Telecom department says stress in sector, expects lower revenue collection
Telecom sector under severe stress because of ‘rapidly declining revenues’ of all operators, telecom commission tells finance ministry in 1 June letter
New Delhi: The Telecom Commission has written to the finance ministry requesting it to slash the telecom department’s non-tax revenue target for the current fiscal year by as much as 38%, citing “severe financial stress” faced by the industry.
The telecom sector is under severe stress because of “rapidly declining revenues” of all the major telecom operators, the telecom department’s highest decision-making body said in a 1 June letter seen by Mint.
In the letter, the commission’s member (finance) Anuradha Mitra said that the non-tax revenue target for the department of telecommunications (DoT) may be revised to Rs29,524.15 crore from a projected Rs47,304.71 crore.
It said licence fee collections will fall from a projected Rs16,664 crore to Rs9,255 crore in 2017-18. It expects spectrum usage charge collection to be significantly lower at Rs4,970 crore. It also expects spectrum auction proceeds this fiscal year to be nil even as DoT has sought the telecom regulator’s views on the next round of spectrum auctions.
Therefore, the estimated collection on account of spectrum charges, deferred payments and spectrum auction would be Rs17,056.64 crore, as against the earlier projection of Rs26,445.03 crore. The commission also estimates total liabilities of telecom firms at Rs7.29 trillion, far higher than the Rs4.5 trillion figure that has been widely reported.
Further, it said that one of the prominent factors leading to a fall in revenues is the free promotional offers and continuation of tariffs of promotional nature in the market.
“TSPs (telecom service providers) have introduced bundled voice and data integrated plans. Market analysts have estimated that the price cuts have ranged between 45% and 67% for data recharge,” the Telecom Commission’s Mitra said in the letter, adding that the sector would require an investment of Rs2.5 trillion by 2020 and the capacity of telecom firms to fund capital expenditure is also constrained in view of their stretched balance sheets.
“The sector is highly leveraged and as per assessment of the banking sector, total outstanding liabilities on the TSPs could be as much as Rs7.29 lakh crore (trillion),” she said, adding that the last spectrum auction in 2016 was practically funded by bank debt.
On 4 April, the Reserve Bank of India issued an advisory to banks to review loans to telcos and consider making provisions for standard assets in the sector at higher rates so that necessary resilience is built into the lenders’ balance sheets should the stress reflect on the quality of exposure to the telecom sector at a future date. Banks have also been advised to monitor their exposure to the sector closely.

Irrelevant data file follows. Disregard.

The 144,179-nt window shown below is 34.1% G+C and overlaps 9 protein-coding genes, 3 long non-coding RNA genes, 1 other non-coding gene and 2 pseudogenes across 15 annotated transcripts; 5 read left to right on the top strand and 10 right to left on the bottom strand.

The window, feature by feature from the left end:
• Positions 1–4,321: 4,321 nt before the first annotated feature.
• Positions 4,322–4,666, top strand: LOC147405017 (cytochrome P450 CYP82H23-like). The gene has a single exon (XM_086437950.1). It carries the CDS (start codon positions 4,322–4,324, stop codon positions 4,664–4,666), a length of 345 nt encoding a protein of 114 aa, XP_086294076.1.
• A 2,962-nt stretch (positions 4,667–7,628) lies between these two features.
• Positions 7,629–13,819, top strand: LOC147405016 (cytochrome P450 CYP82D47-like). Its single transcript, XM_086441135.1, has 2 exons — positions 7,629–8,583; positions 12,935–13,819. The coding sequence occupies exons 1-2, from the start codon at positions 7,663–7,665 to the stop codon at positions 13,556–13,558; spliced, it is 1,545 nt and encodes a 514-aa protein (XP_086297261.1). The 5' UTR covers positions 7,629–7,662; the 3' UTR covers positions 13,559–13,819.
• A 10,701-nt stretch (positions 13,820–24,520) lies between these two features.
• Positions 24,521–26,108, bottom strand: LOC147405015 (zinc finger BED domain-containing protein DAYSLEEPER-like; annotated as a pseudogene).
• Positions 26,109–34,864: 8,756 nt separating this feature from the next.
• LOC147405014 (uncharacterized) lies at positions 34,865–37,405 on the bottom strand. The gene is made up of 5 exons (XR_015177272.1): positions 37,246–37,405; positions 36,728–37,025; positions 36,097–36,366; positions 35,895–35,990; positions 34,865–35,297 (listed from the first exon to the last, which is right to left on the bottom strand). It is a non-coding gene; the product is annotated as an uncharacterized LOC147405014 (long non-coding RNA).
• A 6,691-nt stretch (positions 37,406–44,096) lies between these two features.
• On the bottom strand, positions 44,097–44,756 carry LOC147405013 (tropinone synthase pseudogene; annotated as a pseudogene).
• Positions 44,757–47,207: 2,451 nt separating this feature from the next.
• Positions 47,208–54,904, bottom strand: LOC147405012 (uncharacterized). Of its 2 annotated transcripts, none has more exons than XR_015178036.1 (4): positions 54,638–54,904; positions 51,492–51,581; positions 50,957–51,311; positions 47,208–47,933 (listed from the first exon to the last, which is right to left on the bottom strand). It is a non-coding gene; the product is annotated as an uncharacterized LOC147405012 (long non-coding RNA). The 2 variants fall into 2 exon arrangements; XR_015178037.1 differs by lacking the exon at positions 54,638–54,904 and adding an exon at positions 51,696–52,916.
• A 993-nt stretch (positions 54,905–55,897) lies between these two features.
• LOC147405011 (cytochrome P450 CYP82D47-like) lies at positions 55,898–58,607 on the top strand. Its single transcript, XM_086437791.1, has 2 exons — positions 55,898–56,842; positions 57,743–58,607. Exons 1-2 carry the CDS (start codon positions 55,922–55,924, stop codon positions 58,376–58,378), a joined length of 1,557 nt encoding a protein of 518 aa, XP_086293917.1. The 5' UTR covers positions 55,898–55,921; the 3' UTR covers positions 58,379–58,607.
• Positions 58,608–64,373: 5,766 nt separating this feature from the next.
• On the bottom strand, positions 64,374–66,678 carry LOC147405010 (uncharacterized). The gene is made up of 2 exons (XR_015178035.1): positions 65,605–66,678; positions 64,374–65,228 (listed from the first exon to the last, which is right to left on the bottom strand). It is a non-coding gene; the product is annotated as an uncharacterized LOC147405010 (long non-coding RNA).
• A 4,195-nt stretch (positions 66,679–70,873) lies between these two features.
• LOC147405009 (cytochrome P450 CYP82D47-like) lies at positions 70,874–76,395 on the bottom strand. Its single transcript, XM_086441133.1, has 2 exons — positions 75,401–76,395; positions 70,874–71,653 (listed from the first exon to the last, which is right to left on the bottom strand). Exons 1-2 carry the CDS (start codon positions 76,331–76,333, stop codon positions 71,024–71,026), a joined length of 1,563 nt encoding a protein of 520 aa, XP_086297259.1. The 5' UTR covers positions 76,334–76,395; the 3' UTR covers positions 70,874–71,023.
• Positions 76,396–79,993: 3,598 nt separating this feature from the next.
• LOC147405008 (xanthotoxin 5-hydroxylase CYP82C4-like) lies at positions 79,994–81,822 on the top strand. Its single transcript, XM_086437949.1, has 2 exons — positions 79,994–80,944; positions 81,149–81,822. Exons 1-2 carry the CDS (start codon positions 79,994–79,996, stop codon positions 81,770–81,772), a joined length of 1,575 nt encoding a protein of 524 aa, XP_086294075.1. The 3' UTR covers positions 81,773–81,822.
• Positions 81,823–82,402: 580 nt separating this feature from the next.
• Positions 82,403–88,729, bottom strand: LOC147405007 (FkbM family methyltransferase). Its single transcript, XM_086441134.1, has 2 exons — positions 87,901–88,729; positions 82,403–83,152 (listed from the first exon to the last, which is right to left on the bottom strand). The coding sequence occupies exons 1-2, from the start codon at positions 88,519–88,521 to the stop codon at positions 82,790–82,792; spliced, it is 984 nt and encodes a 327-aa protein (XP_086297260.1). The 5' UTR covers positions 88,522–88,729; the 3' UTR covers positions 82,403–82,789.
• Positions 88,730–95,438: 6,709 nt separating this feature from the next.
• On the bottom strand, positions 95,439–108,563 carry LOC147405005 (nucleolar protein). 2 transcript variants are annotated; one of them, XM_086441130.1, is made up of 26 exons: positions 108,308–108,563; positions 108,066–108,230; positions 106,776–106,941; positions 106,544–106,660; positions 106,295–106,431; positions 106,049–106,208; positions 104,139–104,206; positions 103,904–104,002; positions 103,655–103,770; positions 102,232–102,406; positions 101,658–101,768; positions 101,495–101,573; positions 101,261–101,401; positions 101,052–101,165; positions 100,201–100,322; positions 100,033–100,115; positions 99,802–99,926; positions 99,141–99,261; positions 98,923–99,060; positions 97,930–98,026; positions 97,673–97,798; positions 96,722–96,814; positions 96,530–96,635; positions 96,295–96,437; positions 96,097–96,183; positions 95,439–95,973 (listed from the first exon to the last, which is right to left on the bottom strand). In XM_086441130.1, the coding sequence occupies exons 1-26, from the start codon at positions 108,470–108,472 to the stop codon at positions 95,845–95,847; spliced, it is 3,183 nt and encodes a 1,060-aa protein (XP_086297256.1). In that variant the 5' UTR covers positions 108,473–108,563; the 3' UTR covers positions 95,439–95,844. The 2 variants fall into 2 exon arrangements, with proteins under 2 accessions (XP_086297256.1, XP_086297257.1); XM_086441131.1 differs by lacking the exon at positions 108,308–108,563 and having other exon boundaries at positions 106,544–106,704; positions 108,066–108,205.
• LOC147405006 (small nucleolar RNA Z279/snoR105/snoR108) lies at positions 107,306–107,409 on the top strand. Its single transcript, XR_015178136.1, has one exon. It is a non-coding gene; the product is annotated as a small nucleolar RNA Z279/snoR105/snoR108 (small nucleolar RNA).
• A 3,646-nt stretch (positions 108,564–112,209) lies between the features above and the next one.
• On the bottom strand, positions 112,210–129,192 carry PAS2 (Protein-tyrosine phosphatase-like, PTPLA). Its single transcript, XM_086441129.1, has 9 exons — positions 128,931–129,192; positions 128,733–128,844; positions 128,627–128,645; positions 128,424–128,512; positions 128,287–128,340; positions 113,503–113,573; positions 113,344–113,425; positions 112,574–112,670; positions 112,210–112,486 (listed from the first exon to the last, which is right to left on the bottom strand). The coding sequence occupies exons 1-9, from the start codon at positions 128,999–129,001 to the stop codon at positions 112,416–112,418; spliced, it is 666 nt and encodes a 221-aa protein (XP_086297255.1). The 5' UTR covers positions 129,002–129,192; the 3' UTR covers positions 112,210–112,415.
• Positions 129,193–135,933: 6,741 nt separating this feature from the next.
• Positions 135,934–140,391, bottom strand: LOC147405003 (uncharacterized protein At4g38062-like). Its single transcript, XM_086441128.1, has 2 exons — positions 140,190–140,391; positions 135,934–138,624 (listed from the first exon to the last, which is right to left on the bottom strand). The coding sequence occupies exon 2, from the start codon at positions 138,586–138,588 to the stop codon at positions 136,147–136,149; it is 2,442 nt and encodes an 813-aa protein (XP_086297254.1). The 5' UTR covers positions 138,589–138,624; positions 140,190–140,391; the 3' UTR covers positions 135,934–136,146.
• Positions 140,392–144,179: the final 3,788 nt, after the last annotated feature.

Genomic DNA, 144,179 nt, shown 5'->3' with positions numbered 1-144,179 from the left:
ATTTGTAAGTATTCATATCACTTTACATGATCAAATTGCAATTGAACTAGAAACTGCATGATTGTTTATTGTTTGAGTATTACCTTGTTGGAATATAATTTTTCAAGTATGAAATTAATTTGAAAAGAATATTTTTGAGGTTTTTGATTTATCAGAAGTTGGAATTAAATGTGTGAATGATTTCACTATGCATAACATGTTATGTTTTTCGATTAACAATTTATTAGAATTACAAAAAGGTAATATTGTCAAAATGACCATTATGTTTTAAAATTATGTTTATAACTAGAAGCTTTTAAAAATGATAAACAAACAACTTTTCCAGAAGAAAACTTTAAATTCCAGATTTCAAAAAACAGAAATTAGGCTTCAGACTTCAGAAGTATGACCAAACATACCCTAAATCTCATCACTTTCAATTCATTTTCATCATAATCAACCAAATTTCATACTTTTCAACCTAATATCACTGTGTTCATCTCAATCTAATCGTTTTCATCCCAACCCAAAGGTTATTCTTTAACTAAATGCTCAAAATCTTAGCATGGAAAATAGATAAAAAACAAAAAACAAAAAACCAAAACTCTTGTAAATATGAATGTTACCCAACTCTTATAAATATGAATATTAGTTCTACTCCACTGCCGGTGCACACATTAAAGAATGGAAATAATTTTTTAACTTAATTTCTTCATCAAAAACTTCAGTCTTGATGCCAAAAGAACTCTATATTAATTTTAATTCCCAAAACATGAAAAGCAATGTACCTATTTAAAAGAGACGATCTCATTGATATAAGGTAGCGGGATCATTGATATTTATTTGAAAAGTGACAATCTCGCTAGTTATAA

“The RBI advisory and stress in the sector place a question mark on the ability of TSPs to fund further spectrum purchases. In the circumstances, spectrum auction proceeds for 2017-18 are being taken as nil,” Mitra said.
The government has taken note of the state of the affairs in the sector. An inter-ministerial panel led by a senior official in the telecom ministry on 12 June started hearings on a possible bailout of debt-laden telecom companies even as most of the firms raised the pitch of their demand for one.
India’s telcos are loaded with debt—around Rs4.85 trillion at the end of December 2016—and face the burden of payments due to the government for spectrum (close to Rs3 trillion). They also face intense competition, with the average revenue per user of most falling sharply since the launch of Reliance Jio Infocomm Ltd’s services, which were initially free.
Jio’s impact has been such that the aggregate revenue of Indian telcos fell for the first time since 2008-09, to Rs1.88 trillion in 2016-17 from Rs1.93 trillion the previous year, according to brokerage CLSA. This is likely to decline further to Rs1.84 trillion in 2017-18.
“There is unprecedented pressure on revenues on the sector and that has largely been created by free services and offers,” said Rajan Mathews, director general, Cellular Operators Association of India. “We have been making representations to the government and Trai (Telecom Regulatory Authority of India) seeking an immediate intervention into the matter.”